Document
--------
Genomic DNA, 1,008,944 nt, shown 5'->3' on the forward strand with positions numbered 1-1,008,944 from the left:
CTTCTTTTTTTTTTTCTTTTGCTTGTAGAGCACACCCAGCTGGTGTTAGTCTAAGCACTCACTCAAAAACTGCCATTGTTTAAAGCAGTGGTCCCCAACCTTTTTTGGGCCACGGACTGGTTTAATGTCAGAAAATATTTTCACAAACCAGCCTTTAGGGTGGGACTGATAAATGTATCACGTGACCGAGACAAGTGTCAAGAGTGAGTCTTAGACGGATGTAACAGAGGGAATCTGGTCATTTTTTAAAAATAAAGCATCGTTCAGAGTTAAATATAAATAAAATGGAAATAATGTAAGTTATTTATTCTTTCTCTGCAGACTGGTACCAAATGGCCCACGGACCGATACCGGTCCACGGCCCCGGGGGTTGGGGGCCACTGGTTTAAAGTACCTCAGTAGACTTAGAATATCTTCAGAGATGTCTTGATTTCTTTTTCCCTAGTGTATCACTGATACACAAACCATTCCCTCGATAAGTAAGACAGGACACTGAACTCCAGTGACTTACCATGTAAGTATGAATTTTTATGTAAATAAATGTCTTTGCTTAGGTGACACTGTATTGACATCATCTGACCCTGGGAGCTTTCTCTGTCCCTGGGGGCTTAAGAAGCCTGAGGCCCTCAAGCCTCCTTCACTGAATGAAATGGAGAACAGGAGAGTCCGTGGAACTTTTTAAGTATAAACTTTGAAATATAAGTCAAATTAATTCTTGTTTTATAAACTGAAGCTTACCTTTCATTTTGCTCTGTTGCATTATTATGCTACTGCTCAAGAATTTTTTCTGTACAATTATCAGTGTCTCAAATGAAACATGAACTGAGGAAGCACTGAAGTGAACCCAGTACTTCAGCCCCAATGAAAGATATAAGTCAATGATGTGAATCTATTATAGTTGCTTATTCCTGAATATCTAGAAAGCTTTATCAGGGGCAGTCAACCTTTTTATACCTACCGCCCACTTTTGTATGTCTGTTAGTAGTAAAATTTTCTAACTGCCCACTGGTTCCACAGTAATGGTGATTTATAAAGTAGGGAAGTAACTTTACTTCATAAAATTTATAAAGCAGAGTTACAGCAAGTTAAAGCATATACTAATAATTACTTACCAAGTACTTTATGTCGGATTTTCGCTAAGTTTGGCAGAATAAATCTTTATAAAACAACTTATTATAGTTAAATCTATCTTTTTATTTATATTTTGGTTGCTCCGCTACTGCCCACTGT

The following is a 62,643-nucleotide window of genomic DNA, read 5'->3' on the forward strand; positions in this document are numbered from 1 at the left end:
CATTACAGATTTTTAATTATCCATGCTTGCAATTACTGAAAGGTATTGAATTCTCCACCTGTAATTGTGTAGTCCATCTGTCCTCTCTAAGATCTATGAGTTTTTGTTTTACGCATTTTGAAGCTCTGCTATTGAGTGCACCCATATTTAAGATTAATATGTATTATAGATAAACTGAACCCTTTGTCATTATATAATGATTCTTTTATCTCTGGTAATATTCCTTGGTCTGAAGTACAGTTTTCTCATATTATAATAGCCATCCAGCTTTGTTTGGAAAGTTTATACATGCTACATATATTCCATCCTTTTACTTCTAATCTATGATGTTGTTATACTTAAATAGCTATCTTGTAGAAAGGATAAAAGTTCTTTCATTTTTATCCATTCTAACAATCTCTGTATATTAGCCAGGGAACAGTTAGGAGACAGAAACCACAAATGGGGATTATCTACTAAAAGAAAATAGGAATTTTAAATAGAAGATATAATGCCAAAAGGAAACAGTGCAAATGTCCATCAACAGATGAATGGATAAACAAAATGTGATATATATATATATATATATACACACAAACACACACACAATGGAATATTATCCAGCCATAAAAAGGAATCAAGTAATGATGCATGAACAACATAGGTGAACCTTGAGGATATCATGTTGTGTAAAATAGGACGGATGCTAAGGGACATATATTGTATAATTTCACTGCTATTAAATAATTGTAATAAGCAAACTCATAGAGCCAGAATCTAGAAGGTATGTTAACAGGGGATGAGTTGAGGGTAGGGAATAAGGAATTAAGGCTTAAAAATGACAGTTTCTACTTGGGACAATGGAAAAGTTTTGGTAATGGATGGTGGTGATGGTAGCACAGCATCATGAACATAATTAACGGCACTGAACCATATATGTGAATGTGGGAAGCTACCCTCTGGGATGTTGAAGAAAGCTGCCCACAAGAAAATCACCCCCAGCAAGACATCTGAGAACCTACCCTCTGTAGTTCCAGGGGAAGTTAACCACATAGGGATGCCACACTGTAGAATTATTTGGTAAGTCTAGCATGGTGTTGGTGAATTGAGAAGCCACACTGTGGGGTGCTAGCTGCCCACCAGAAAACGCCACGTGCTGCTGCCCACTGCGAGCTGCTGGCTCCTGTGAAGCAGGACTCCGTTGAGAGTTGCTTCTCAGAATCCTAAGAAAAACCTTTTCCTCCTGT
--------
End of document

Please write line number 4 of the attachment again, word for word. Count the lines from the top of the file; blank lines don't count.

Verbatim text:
CATTACAGATTTTTAATTATCCATGCTTGCAATTACTGAAAGGTATTGAATTCTCCACCTGTAATTGTGTAGTCCATCTGTCCTCTCTAAGATCTATGAGTTTTTGTTTTACGCATTTTGAAGCTCTGCTATTGAGTGCACCCATATTTAAGATTAATATGTATTATAGATAAACTGAACCCTTTGTCATTATATAATGATTCTTTTATCTCTGGTAATATTCCTTGGTCTGAAGTACAGTTTTCTCATATTATAATAGCCATCCAGCTTTGTTTGGAAAGTTTATACATGCTACATATATTCCATCCTTTTACTTCTAATCTATGATGTTGTTATACTTAAATAGCTATCTTGTAGAAAGGATAAAAGTTCTTTCATTTTTATCCATTCTAACAATCTCTGTATATTAGCCAGGGAACAGTTAGGAGACAGAAACCACAAATGGGGATTATCTACTAAAAGAAAATAGGAATTTTAAATAGAAGATATAATGCCAAAAGGAAACAGTGCAAATGTCCATCAACAGATGAATGGATAAACAAAATGTGATATATATATATATATATATACACACAAACACACACACAATGGAATATTATCCAGCCATAAAAAGGAATCAAGTAATGATGCATGAACAACATAGGTGAACCTTGAGGATATCATGTTGTGTAAAATAGGACGGATGCTAAGGGACATATATTGTATAATTTCACTGCTATTAAATAATTGTAATAAGCAAACTCATAGAGCCAGAATCTAGAAGGTATGTTAACAGGGGATGAGTTGAGGGTAGGGAATAAGGAATTAAGGCTTAAAAATGACAGTTTCTACTTGGGACAATGGAAAAGTTTTGGTAATGGATGGTGGTGATGGTAGCACAGCATCATGAACATAATTAACGGCACTGAACCATATATGTGAATGTGGGAAGCTACCCTCTGGGATGTTGAAGAAAGCTGCCCACAAGAAAATCACCCCCAGCAAGACATCTGAGAACCTACCCTCTGTAGTTCCAGGGGAAGTTAACCACATAGGGATGCCACACTGTAGAATTATTTGGTAAGTCTAGCATGGTGTTGGTGAATTGAGAAGCCACACTGTGGGGTGCTAGCTGCCCACCAGAAAACGCCACGTGCTGCTGCCCACTGCGAGCTGCTGGCTCCTGTGAAGCAGGACTCCGTTGAGAGTTGCTTCTCAGAATCCTAAGAAAAACCTTTTCCTCCTGT